I wanted to make sure I still remembered all the ins and outs of inheritance, so I tried to break my compiler doing some wacky things with it.
I found that MSVC will not notice a protected constructor if you have the function body in the header. Put it in a .cpp, you're fine. MSVC sometimes doesn't notice you've made a change to implimentation in a header file, and requires you to clean and rebuild in order to have the change have any effect. This was not the case in this scenario.
I also found this weird break: if you declare a constructor or an assigment operator as protected, it won't let derived classes use them.
const BaseProtected & operator = (const BaseProtected & b);
const BaseProtected & BaseProtected::operator = (const BaseProtected & b)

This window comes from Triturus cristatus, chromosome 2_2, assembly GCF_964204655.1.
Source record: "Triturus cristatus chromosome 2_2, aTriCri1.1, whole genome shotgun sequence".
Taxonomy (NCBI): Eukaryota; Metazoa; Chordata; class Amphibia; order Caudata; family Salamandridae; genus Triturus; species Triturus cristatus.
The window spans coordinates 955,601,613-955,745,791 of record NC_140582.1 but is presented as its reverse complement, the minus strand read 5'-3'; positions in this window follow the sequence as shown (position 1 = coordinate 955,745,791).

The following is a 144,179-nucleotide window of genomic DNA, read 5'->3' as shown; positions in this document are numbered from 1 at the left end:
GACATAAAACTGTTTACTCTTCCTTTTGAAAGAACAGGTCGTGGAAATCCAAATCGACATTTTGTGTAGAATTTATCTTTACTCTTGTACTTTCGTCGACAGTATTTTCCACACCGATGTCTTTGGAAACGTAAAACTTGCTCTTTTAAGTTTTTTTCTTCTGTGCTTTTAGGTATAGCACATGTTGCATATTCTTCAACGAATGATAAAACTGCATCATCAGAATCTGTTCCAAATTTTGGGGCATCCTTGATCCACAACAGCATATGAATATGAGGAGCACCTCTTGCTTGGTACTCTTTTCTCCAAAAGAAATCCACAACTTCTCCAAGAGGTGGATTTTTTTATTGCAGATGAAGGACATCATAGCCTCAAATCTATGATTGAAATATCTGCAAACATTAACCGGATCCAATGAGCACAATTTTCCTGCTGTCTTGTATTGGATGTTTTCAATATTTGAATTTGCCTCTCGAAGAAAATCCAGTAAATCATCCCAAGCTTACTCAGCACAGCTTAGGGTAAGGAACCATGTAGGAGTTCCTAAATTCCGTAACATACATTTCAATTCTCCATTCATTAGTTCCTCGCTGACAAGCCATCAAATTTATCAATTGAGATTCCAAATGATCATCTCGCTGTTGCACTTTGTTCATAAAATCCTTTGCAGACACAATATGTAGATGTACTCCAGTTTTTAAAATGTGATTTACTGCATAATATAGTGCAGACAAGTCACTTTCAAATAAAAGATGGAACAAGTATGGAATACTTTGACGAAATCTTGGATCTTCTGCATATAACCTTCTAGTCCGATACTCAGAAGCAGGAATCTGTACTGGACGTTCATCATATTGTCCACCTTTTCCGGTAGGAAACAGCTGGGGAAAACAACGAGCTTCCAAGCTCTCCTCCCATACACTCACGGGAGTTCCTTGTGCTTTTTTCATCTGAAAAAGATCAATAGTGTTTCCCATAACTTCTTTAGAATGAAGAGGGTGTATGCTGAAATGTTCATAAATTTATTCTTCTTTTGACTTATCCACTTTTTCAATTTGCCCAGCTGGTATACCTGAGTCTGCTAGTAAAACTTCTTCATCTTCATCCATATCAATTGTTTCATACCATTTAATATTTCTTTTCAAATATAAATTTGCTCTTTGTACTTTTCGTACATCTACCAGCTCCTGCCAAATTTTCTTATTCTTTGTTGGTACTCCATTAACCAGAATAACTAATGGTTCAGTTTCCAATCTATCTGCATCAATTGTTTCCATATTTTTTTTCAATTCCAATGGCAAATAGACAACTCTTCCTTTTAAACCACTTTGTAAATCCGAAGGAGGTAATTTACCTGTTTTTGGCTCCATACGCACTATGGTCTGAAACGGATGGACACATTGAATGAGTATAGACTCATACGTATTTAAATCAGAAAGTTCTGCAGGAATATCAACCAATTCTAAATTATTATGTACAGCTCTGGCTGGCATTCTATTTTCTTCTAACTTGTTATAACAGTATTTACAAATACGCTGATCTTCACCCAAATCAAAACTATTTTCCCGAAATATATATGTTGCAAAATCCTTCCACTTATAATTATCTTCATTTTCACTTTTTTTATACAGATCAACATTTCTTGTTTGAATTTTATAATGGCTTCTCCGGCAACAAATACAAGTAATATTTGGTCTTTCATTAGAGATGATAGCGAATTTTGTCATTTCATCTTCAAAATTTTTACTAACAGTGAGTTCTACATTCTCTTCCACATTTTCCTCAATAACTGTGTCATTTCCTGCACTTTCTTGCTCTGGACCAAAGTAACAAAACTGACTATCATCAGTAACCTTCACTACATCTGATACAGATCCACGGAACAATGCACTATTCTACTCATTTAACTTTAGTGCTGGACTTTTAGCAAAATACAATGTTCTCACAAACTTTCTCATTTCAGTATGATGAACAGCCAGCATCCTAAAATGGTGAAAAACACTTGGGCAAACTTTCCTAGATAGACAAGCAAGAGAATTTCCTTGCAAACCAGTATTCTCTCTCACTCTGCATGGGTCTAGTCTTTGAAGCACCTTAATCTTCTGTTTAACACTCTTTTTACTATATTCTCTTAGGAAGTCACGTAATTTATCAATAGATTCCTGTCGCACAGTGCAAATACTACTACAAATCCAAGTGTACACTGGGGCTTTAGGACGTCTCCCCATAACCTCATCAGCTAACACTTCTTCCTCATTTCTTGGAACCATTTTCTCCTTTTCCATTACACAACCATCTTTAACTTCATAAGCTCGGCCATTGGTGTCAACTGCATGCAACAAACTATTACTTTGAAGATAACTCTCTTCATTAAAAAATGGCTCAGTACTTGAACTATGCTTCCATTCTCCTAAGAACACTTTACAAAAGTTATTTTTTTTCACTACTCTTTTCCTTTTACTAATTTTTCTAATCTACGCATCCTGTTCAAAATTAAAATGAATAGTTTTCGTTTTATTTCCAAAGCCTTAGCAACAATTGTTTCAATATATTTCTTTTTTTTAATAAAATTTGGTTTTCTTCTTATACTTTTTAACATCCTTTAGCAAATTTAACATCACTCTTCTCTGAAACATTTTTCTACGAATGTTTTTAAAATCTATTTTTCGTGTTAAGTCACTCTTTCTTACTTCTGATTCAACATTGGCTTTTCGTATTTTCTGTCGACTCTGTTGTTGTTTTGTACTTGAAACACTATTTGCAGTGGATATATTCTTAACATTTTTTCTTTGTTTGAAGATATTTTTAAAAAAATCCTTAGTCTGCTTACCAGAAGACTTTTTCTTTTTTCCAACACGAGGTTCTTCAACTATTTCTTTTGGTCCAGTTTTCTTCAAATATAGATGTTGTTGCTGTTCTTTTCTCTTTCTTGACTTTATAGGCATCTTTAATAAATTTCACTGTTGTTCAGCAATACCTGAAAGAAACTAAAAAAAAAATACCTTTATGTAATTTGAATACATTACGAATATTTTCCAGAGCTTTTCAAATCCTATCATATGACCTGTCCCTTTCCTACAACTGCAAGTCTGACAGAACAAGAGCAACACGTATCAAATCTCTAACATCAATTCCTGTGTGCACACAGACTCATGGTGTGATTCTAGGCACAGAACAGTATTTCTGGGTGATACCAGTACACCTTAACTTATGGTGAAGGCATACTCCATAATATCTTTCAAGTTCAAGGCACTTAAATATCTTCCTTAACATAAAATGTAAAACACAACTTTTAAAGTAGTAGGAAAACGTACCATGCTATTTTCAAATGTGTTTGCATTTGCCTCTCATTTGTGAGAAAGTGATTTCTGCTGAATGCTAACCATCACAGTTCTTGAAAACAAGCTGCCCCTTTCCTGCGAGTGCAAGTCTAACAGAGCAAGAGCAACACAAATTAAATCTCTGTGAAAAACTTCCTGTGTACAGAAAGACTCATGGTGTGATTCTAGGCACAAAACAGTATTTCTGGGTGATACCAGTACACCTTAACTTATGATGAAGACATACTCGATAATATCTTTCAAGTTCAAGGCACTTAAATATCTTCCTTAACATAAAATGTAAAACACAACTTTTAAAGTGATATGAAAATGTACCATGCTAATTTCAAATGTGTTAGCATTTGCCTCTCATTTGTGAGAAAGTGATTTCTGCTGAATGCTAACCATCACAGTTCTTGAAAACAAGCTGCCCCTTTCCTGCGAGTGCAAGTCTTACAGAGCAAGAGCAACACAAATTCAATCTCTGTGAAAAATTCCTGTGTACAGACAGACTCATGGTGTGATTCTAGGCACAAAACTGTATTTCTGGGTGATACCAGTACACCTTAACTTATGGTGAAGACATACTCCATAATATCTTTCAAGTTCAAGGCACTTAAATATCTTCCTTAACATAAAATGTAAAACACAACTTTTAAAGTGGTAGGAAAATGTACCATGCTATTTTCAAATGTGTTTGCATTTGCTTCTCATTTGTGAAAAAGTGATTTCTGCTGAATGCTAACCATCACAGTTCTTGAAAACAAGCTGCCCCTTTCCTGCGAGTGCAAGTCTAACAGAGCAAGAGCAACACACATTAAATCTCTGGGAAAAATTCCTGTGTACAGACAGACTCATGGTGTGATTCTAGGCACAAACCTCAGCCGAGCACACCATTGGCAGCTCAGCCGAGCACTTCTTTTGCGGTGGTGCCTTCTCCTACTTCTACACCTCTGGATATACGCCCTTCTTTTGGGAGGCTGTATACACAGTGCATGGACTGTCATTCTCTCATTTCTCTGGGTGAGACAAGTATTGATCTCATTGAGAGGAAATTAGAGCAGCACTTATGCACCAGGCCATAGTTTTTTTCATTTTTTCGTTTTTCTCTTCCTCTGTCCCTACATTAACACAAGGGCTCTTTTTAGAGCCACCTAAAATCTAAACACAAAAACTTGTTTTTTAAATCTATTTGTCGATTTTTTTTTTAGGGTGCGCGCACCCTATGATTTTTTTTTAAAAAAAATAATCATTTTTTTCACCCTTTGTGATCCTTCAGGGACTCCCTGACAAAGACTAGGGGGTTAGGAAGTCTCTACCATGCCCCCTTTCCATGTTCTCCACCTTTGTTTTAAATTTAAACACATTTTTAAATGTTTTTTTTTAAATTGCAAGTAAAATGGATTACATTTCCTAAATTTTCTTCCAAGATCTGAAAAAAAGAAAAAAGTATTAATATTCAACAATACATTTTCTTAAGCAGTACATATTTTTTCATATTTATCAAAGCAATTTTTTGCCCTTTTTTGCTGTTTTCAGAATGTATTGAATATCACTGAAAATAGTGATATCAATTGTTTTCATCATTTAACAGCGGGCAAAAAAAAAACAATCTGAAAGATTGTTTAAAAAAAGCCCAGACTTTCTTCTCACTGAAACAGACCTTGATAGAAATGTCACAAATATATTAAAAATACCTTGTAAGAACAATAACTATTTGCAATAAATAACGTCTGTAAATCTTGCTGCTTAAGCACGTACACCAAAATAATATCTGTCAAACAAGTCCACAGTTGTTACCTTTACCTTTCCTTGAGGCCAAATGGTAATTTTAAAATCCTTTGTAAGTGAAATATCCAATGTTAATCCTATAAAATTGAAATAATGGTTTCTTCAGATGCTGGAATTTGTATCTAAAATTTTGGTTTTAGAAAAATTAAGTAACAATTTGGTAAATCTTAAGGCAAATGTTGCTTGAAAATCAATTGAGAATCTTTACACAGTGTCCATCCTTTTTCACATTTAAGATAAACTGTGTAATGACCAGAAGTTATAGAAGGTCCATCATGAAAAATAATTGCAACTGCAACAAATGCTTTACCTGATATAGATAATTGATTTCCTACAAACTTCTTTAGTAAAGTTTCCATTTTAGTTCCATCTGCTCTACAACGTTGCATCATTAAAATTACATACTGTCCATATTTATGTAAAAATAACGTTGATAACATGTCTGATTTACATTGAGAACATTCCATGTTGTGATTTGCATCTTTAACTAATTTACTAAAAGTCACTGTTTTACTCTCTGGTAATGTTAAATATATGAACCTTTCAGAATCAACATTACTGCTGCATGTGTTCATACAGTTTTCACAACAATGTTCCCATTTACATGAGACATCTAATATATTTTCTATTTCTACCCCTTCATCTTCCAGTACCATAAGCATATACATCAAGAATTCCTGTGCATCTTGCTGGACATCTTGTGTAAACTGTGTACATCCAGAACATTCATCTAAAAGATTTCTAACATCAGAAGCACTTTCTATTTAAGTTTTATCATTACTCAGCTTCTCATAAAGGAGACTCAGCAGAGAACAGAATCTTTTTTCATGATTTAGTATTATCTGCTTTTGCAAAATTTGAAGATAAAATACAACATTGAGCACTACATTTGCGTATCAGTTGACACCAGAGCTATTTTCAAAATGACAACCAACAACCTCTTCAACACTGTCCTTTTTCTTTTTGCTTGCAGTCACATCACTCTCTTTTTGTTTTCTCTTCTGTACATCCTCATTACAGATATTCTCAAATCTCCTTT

prot = b.prot;
class DerivedProtected : public BaseProtected
I find that interesting. If you were to try and mess with the prot member after a and d are declared, it also issues errors saying you can't access protected memebers. As far as I know, this is not exptected behavior.
BaseProtected a, b; //MSVC error C2248
a = b;//MSVC error C2248
If anybody else would like to mess around with this in MSVC or any other compiler, please let me know what results you get.
If you'd like to enlighten me, I'm up for that, too.